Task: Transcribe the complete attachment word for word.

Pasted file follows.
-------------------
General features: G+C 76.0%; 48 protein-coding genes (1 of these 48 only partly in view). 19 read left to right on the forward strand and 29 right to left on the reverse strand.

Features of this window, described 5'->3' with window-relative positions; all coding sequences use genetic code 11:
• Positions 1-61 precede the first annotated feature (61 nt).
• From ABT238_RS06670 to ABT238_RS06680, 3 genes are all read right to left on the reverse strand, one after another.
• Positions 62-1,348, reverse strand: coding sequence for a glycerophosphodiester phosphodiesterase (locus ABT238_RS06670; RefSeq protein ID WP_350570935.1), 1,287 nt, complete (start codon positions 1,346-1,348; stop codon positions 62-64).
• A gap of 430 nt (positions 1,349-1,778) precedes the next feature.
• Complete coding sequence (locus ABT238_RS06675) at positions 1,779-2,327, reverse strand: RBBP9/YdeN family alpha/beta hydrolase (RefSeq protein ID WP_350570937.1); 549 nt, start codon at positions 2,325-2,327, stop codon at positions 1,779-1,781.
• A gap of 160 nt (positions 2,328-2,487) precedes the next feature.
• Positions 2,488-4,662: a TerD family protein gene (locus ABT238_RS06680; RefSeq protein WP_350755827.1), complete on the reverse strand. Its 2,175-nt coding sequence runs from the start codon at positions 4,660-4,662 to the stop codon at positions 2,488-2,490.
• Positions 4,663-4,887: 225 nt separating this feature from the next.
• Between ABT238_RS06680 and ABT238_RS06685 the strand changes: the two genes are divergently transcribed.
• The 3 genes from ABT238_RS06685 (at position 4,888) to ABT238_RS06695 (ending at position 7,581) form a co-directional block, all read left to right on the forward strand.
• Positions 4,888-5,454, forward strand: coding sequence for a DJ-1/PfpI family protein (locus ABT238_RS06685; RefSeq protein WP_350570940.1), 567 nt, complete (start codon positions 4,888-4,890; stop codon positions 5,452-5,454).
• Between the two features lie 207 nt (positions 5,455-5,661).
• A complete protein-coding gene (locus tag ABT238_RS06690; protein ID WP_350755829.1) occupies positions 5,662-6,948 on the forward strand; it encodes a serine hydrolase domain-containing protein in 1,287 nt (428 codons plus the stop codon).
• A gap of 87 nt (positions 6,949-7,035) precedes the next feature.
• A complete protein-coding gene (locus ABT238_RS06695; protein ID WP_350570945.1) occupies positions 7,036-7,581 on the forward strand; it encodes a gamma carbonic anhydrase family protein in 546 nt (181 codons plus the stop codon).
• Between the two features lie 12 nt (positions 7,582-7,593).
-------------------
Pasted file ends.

General features: G+C 76.0%; 48 protein-coding genes (1 of these 48 only partly in view). 19 read left to right on the forward strand and 29 right to left on the reverse strand.

Features of this window, described 5'->3' with window-relative positions; all coding sequences use genetic code 11:
• Positions 1-61 precede the first annotated feature (61 nt).
• From ABT238_RS06670 to ABT238_RS06680, 3 genes are all read right to left on the reverse strand, one after another.
• Positions 62-1,348, reverse strand: coding sequence for a glycerophosphodiester phosphodiesterase (locus ABT238_RS06670; RefSeq protein ID WP_350570935.1), 1,287 nt, complete (start codon positions 1,346-1,348; stop codon positions 62-64).
• A gap of 430 nt (positions 1,349-1,778) precedes the next feature.
• Complete coding sequence (locus ABT238_RS06675) at positions 1,779-2,327, reverse strand: RBBP9/YdeN family alpha/beta hydrolase (RefSeq protein ID WP_350570937.1); 549 nt, start codon at positions 2,325-2,327, stop codon at positions 1,779-1,781.
• A gap of 160 nt (positions 2,328-2,487) precedes the next feature.
• Positions 2,488-4,662: a TerD family protein gene (locus ABT238_RS06680; RefSeq protein WP_350755827.1), complete on the reverse strand. Its 2,175-nt coding sequence runs from the start codon at positions 4,660-4,662 to the stop codon at positions 2,488-2,490.
• Positions 4,663-4,887: 225 nt separating this feature from the next.
• Between ABT238_RS06680 and ABT238_RS06685 the strand changes: the two genes are divergently transcribed.
• The 3 genes from ABT238_RS06685 (at position 4,888) to ABT238_RS06695 (ending at position 7,581) form a co-directional block, all read left to right on the forward strand.
• Positions 4,888-5,454, forward strand: coding sequence for a DJ-1/PfpI family protein (locus ABT238_RS06685; RefSeq protein WP_350570940.1), 567 nt, complete (start codon positions 4,888-4,890; stop codon positions 5,452-5,454).
• Between the two features lie 207 nt (positions 5,455-5,661).
• A complete protein-coding gene (locus tag ABT238_RS06690; protein ID WP_350755829.1) occupies positions 5,662-6,948 on the forward strand; it encodes a serine hydrolase domain-containing protein in 1,287 nt (428 codons plus the stop codon).
• A gap of 87 nt (positions 6,949-7,035) precedes the next feature.
• A complete protein-coding gene (locus ABT238_RS06695; protein ID WP_350570945.1) occupies positions 7,036-7,581 on the forward strand; it encodes a gamma carbonic anhydrase family protein in 546 nt (181 codons plus the stop codon).
• Between the two features lie 12 nt (positions 7,582-7,593).